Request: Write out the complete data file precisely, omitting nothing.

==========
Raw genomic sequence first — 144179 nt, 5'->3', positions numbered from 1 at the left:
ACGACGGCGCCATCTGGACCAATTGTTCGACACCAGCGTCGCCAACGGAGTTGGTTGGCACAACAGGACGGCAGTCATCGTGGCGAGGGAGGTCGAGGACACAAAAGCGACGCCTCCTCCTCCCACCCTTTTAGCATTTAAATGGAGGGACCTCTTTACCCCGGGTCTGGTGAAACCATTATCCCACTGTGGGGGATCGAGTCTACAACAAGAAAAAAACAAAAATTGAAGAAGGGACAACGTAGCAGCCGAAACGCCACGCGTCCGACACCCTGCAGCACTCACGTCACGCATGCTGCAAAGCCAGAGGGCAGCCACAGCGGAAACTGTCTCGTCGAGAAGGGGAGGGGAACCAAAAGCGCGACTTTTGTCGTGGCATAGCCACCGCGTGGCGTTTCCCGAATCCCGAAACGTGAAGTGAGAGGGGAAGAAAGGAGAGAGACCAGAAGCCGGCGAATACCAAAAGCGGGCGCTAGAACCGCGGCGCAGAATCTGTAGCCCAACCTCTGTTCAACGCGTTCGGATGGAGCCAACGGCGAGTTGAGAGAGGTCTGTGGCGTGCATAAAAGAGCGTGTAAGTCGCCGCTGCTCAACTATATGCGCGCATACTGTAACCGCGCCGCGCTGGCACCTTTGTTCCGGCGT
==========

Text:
Raw genomic sequence first — 144179 nt, 5'->3', positions numbered from 1 at the left:
ACGACGGCGCCATCTGGACCAATTGTTCGACACCAGCGTCGCCAACGGAGTTGGTTGGCACAACAGGACGGCAGTCATCGTGGCGAGGGAGGTCGAGGACACAAAAGCGACGCCTCCTCCTCCCACCCTTTTAGCATTTAAATGGAGGGACCTCTTTACCCCGGGTCTGGTGAAACCATTATCCCACTGTGGGGGATCGAGTCTACAACAAGAAAAAAACAAAAATTGAAGAAGGGACAACGTAGCAGCCGAAACGCCACGCGTCCGACACCCTGCAGCACTCACGTCACGCATGCTGCAAAGCCAGAGGGCAGCCACAGCGGAAACTGTCTCGTCGAGAAGGGGAGGGGAACCAAAAGCGCGACTTTTGTCGTGGCATAGCCACCGCGTGGCGTTTCCCGAATCCCGAAACGTGAAGTGAGAGGGGAAGAAAGGAGAGAGACCAGAAGCCGGCGAATACCAAAAGCGGGCGCTAGAACCGCGGCGCAGAATCTGTAGCCCAACCTCTGTTCAACGCGTTCGGATGGAGCCAACGGCGAGTTGAGAGAGGTCTGTGGCGTGCATAAAAGAGCGTGTAAGTCGCCGCTGCTCAACTATATGCGCGCATACTGTAACCGCGCCGCGCTGGCACCTTTGTTCCGGCGT